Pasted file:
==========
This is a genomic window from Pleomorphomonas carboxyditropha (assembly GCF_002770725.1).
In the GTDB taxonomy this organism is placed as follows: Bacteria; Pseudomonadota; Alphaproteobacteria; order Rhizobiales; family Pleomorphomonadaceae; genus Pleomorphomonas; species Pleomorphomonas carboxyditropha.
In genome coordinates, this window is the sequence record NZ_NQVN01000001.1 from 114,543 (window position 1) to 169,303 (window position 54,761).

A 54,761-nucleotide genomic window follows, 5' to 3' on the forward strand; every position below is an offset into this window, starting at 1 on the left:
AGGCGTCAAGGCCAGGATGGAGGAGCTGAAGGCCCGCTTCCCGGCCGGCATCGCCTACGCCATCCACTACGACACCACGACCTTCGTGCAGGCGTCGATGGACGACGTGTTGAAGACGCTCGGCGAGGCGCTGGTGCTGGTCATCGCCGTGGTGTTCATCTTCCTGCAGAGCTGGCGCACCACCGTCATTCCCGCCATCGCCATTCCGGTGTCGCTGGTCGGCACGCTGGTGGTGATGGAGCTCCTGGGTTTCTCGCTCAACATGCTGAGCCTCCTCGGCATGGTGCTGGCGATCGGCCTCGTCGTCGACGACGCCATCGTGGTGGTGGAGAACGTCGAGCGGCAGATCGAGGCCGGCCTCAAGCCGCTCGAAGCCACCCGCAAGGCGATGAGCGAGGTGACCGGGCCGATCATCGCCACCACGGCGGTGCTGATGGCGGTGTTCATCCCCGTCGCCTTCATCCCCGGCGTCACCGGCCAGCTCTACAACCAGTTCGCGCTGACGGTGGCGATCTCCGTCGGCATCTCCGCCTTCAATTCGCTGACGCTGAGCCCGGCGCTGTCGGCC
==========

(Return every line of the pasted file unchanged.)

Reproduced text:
This is a genomic window from Pleomorphomonas carboxyditropha (assembly GCF_002770725.1).
In the GTDB taxonomy this organism is placed as follows: Bacteria; Pseudomonadota; Alphaproteobacteria; order Rhizobiales; family Pleomorphomonadaceae; genus Pleomorphomonas; species Pleomorphomonas carboxyditropha.
In genome coordinates, this window is the sequence record NZ_NQVN01000001.1 from 114,543 (window position 1) to 169,303 (window position 54,761).

A 54,761-nucleotide genomic window follows, 5' to 3' on the forward strand; every position below is an offset into this window, starting at 1 on the left:
AGGCGTCAAGGCCAGGATGGAGGAGCTGAAGGCCCGCTTCCCGGCCGGCATCGCCTACGCCATCCACTACGACACCACGACCTTCGTGCAGGCGTCGATGGACGACGTGTTGAAGACGCTCGGCGAGGCGCTGGTGCTGGTCATCGCCGTGGTGTTCATCTTCCTGCAGAGCTGGCGCACCACCGTCATTCCCGCCATCGCCATTCCGGTGTCGCTGGTCGGCACGCTGGTGGTGATGGAGCTCCTGGGTTTCTCGCTCAACATGCTGAGCCTCCTCGGCATGGTGCTGGCGATCGGCCTCGTCGTCGACGACGCCATCGTGGTGGTGGAGAACGTCGAGCGGCAGATCGAGGCCGGCCTCAAGCCGCTCGAAGCCACCCGCAAGGCGATGAGCGAGGTGACCGGGCCGATCATCGCCACCACGGCGGTGCTGATGGCGGTGTTCATCCCCGTCGCCTTCATCCCCGGCGTCACCGGCCAGCTCTACAACCAGTTCGCGCTGACGGTGGCGATCTCCGTCGGCATCTCCGCCTTCAATTCGCTGACGCTGAGCCCGGCGCTGTCGGCC